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How the Twitter (Now X) Algorithm Works in 2024 (+ 11 Ways You Can Succeed on the Platform)

Rochi Zalani
Rochi Zalani Freelance Writer for SaaS
How the Twitter (Now X) Algorithm Works in 2024 (+ 11 Ways You Can Succeed on the Platform)

15 min read
You will learn

The Twitter algorithm (sorry, X, still not used to calling it that) evolves faster than a toddler’s shoe size. It’s no surprise the social media platform has changed drastically since Elon Musk’s acquisition — causing speculation among creators and small business owners alike on what it takes to succeed on the platform.

This article will explain how the current Twitter algorithm works. But I also want to acknowledge that X’s recommendation engine is ever-changing, so some facts here might change into “previously on X” quickly! To make this guide useful whenever you land on it, I’ve also focused on solid, old, and reliable principles that make creators successfully build an audience — whether on X or any other social media platform.

Note: I’ve referred to Twitter as both “Twitter” and “X” in this article.

How the Twitter algorithm works: A TL;DR on the new X avatar

X open-sourced its recommendation algorithm on April 1, 2023 and released it on Github. While the training data remains confidential, the code gives enough idea on how Twitter decides what to rank on users’ feeds.

According to X's own website, here’s how its algorithm works in a nutshell:

  1. Candidate sourcing: Determine 1,500 tweets to display based on the people you follow (in-network sources) and people whose tweets you might be interested in (out-of-network sources).
  2. Ranking tweets: Rank the 1,500 tweets using X’s machine learning model. X tries to determine the tweets you’ll engage with and puts them at the top.
  3. Filtering tweets: Filter the 1,500 tweets to remove people you’ve blocked or muted (called visibility filtering), increase author diversity (remove too many tweets from the same author), and do a content balance of in-network and out-of-network tweets.
  4. Mixing tweets: Mix sponsored content with organic tweets.

Despite knowing the above, you might still have some follow-up questions (I certainly did!). The following sections will answer everything you might want to know!

How does Twitter choose the tweets to display from people you follow?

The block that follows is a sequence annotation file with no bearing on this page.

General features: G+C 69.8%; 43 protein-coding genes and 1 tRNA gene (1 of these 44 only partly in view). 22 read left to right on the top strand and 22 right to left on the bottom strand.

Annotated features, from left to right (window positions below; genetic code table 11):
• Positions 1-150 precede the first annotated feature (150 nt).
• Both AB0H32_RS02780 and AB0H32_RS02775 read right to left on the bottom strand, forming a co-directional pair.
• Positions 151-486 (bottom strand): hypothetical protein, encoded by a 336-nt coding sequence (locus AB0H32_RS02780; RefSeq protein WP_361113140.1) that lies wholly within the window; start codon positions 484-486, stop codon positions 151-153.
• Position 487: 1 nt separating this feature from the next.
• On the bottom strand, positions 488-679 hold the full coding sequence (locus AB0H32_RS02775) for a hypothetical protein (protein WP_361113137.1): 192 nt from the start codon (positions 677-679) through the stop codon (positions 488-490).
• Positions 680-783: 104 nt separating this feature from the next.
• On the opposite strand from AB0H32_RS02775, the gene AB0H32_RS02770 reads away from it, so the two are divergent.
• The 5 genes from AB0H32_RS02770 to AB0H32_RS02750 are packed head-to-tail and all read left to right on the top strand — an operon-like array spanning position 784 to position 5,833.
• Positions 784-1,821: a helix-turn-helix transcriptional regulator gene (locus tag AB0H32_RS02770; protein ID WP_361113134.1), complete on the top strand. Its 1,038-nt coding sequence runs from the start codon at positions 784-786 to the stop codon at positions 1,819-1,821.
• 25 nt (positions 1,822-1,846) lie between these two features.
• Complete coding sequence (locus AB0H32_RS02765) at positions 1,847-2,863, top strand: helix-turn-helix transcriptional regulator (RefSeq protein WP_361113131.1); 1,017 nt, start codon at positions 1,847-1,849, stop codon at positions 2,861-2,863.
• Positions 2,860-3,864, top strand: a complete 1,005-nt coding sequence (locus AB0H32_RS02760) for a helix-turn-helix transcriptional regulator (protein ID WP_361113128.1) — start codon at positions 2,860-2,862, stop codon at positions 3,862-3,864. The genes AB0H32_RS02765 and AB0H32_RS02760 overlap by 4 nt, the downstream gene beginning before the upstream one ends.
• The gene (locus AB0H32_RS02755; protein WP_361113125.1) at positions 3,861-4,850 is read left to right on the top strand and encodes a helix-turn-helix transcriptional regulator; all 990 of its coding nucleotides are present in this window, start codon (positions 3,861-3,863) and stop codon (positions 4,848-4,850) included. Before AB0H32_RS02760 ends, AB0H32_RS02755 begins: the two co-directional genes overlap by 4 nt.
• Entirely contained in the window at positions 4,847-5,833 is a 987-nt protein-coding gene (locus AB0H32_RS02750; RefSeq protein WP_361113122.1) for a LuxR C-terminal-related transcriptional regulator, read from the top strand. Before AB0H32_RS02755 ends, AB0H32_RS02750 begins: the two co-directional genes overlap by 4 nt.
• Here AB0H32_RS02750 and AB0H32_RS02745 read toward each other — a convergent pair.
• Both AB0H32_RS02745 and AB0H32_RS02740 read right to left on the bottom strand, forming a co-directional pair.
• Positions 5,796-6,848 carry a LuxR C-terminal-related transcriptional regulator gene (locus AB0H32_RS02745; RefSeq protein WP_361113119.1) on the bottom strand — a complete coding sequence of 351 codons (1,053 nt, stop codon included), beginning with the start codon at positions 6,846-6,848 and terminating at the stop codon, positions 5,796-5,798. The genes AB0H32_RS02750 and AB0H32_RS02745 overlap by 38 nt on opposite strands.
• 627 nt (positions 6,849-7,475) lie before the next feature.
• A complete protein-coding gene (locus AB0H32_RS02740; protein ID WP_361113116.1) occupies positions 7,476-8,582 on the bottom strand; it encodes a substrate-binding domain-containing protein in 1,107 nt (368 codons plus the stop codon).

If you follow a lot of accounts on X, you might wonder how the recommendation algorithm chooses which author’s tweets to display on your home timeline.

  1. Recent tweets are more likely to become a part of your top tweets. X’s algorithm considers recent posts more relevant, so they make the cut in the 1,500.
  2. You should not have seen the tweet before. If you’re on Twitter a lot (like me), even new tweets from your followed accounts get old quickly. Twitter’s recommendation algorithm ensures you don’t see the same tweet twice (unless the tweet’s author retweets it).
  3. Twitter uses RealGraph to predict how likely you are to engage with someone else’s tweet. The higher the RealGraph score, the more likely the creator’s tweet to be included in your feed. How does Twitter calculate the RealGraph score? It’s a logistic regression model dependent on various factors like how frequently you’ve interacted in the past, how you’ve engaged historically (like retweets, DMs), etc.

⚠️ Note: Twitter has claimed it’s in the process of updating its logistic regression model. This might translate to changes in how the tweets within in-network sources are chosen in the future.

How does Twitter determine the best posts from people you don’t follow?

You might wonder how X determines if a tweet will be relevant to your interests — especially if you don’t follow the tweet’s author. X uses two approaches to decide relevant content for you:

  1. Social Graph: Twitter guesses what you’d find interesting by analyzing the activity of the people you follow and those with similar interests. Let’s say you and I like, reply, and retweet tweets related to small business marketing on Twitter. If I’m engaging with one tweet, Twitter assumes you’d find it relevant too.
  2. Embedding Spaces: X guesses what kind of tweets you’d enjoy based on the topics you’re engaging with. X has clustered topics into 145K communities using (what they call) SimClusters. X maps all tweets and Twitter users into these communities. Some large and popular communities are Pop, News, Soccer, Bollywood, and NBA. One tweet and user can be part of multiple communities.

Right now, X says Embedding Spaces takes up a majority of the out-of-network recommendations and the Social Graph makes up roughly 15 percent of your timeline’s out-of-network tweets.

How does Twitter rank the 1,500 tweets?

The above two sections show how X chooses the 1,500 tweets. But how does X determine which tweet displays first, second, third, and so on? The waters are a bit muddy here. 

X’s machine learning model decides the order. It predicts how likely you are to like, reply, retweet, and share the tweet. These actions aren’t created equal, though. Replies to the original tweet carry the highest weight. But the score is even higher for tweets with a conversation — someone replies to your tweet, and you respond back to them. Liking the tweet has the least weight.

The tweet you’re most likely to engage with (according to the machine learning model) bags the first spot.

Image Source

Steven Tey, a former developer advocate at Vercel and founder of, puts the above weighted numbers in perspective by comparing them to the score of a single like.

⚠️ Remember: These tweet actions aren’t in a silo. The tweet also has to reach the right community cluster on a user level. The more the alignment between the topic of your tweet and the community of Twitter users engaging with it, the better. The SocialGraph also comes into the picture here, and the closer the user-relationship, the higher the chances of the tweet ranking at the top.